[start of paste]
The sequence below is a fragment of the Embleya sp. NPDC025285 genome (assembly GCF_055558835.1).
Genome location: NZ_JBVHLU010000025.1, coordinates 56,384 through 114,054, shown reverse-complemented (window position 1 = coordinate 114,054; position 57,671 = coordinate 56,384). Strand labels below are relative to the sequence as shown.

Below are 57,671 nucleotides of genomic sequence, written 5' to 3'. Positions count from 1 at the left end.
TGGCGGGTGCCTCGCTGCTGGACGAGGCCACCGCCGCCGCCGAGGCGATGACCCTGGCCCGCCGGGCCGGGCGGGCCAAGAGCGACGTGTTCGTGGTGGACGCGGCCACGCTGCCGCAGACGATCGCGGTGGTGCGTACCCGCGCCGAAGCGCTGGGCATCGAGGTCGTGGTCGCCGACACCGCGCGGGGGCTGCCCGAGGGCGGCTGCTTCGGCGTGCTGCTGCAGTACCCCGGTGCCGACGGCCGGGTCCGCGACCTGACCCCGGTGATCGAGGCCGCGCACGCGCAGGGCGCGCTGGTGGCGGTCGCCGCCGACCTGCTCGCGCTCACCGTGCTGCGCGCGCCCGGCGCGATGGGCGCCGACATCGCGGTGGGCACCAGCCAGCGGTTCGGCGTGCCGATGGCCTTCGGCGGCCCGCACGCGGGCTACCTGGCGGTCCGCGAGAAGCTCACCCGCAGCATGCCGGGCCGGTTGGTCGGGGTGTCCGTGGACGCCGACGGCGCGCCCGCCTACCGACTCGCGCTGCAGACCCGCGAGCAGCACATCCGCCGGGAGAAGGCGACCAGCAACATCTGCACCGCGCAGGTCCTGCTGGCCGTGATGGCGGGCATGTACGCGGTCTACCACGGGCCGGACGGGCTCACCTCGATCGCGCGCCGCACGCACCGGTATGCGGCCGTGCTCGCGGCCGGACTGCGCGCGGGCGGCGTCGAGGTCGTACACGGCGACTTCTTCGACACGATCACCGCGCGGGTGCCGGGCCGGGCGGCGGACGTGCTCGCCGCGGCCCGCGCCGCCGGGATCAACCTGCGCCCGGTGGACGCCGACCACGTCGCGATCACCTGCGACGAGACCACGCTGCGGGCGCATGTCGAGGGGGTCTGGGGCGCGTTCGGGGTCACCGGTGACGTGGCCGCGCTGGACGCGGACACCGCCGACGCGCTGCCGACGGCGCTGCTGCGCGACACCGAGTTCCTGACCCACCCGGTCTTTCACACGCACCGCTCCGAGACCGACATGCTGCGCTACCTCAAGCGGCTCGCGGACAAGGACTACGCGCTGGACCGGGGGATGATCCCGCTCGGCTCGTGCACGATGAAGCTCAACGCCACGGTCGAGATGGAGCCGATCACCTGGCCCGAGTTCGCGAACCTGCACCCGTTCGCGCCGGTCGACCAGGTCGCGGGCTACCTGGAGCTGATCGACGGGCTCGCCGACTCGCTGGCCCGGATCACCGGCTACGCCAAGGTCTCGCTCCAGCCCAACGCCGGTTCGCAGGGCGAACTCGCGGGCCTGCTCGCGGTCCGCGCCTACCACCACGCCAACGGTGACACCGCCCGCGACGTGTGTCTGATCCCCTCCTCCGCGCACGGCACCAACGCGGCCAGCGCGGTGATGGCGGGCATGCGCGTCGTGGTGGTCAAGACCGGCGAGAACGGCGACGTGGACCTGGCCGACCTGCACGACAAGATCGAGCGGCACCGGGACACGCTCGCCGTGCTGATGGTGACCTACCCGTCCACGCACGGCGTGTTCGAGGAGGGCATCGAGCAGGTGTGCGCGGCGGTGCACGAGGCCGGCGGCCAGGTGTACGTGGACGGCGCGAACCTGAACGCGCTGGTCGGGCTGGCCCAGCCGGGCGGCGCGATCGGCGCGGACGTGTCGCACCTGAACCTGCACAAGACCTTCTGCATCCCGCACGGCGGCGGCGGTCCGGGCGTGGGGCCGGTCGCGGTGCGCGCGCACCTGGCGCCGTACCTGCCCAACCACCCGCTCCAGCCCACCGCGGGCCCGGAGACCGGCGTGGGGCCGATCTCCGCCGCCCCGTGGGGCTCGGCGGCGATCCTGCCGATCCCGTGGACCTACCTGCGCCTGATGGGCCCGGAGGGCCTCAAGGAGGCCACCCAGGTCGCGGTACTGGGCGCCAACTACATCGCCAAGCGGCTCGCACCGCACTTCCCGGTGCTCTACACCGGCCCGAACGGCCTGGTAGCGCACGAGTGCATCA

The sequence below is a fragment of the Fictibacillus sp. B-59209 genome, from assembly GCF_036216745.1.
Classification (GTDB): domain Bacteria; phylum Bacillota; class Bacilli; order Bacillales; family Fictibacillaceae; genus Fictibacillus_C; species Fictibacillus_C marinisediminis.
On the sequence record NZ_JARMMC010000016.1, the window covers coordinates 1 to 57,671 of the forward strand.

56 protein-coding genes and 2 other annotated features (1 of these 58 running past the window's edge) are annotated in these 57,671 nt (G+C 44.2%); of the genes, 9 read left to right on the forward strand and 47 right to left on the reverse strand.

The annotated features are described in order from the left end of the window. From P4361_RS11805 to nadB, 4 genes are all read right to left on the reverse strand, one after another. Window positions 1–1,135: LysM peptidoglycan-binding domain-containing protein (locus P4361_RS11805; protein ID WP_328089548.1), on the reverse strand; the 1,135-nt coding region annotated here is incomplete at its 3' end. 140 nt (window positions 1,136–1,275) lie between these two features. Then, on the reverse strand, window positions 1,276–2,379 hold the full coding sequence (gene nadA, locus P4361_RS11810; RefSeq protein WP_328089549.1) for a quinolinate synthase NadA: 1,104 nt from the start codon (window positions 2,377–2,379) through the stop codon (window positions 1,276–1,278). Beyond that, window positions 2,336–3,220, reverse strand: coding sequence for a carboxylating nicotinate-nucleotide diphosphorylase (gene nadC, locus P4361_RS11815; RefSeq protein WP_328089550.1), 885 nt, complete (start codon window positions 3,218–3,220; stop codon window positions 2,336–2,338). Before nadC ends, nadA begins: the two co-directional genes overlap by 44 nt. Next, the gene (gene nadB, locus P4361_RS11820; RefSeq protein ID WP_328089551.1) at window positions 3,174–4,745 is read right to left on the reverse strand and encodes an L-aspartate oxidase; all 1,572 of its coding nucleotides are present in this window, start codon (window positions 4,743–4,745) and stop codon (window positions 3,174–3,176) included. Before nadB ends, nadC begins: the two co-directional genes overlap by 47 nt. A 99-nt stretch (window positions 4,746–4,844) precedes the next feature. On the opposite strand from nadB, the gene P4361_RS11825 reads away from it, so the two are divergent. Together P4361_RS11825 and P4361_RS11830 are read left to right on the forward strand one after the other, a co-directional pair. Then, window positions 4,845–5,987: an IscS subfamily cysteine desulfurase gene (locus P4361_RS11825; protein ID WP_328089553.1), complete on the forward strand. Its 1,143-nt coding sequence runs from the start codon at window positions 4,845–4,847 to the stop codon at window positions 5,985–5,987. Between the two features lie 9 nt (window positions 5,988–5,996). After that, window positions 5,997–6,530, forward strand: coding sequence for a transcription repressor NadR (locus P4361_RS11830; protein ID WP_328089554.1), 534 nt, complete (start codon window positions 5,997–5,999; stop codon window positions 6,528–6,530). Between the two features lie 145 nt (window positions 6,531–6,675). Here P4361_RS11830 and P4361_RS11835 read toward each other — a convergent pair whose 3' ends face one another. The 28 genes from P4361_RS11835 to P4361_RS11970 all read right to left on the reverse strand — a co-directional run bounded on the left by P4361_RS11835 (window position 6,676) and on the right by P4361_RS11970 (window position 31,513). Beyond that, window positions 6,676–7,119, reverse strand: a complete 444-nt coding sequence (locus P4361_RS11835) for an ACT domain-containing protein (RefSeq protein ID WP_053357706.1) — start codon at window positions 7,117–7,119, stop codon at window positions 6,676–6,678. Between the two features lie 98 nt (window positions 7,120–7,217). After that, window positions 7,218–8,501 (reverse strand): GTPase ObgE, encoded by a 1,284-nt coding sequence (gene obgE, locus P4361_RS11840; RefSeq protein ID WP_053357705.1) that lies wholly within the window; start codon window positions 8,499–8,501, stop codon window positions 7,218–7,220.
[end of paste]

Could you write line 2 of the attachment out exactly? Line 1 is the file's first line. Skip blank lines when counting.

Genome location: NZ_JBVHLU010000025.1, coordinates 56,384 through 114,054, shown reverse-complemented (window position 1 = coordinate 114,054; position 57,671 = coordinate 56,384). Strand labels below are relative to the sequence as shown.